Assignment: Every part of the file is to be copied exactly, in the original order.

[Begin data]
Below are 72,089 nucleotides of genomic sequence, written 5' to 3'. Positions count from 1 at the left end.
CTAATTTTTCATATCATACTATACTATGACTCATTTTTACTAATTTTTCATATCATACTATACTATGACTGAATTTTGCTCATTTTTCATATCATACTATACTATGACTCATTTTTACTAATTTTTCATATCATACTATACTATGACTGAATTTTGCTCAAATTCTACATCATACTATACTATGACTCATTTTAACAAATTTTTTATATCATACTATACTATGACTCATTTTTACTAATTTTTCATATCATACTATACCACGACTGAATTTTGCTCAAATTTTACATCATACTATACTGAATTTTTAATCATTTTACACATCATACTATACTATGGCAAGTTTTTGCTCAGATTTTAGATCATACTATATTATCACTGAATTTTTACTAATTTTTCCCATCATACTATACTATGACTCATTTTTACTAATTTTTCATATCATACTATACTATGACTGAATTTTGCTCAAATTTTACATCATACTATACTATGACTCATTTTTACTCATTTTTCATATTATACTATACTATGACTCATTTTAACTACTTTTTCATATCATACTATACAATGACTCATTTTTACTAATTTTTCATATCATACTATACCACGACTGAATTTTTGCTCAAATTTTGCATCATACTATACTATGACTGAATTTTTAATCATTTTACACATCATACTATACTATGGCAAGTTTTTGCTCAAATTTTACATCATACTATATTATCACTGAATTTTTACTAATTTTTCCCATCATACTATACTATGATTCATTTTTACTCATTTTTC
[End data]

Below are 72,089 nucleotides of genomic sequence, written 5' to 3'. Positions count from 1 at the left end.
CTAATTTTTCATATCATACTATACTATGACTCATTTTTACTAATTTTTCATATCATACTATACTATGACTGAATTTTGCTCATTTTTCATATCATACTATACTATGACTCATTTTTACTAATTTTTCATATCATACTATACTATGACTGAATTTTGCTCAAATTCTACATCATACTATACTATGACTCATTTTAACAAATTTTTTATATCATACTATACTATGACTCATTTTTACTAATTTTTCATATCATACTATACCACGACTGAATTTTGCTCAAATTTTACATCATACTATACTGAATTTTTAATCATTTTACACATCATACTATACTATGGCAAGTTTTTGCTCAGATTTTAGATCATACTATATTATCACTGAATTTTTACTAATTTTTCCCATCATACTATACTATGACTCATTTTTACTAATTTTTCATATCATACTATACTATGACTGAATTTTGCTCAAATTTTACATCATACTATACTATGACTCATTTTTACTCATTTTTCATATTATACTATACTATGACTCATTTTAACTACTTTTTCATATCATACTATACAATGACTCATTTTTACTAATTTTTCATATCATACTATACCACGACTGAATTTTTGCTCAAATTTTGCATCATACTATACTATGACTGAATTTTTAATCATTTTACACATCATACTATACTATGGCAAGTTTTTGCTCAAATTTTACATCATACTATATTATCACTGAATTTTTACTAATTTTTCCCATCATACTATACTATGATTCATTTTTACTCATTTTTC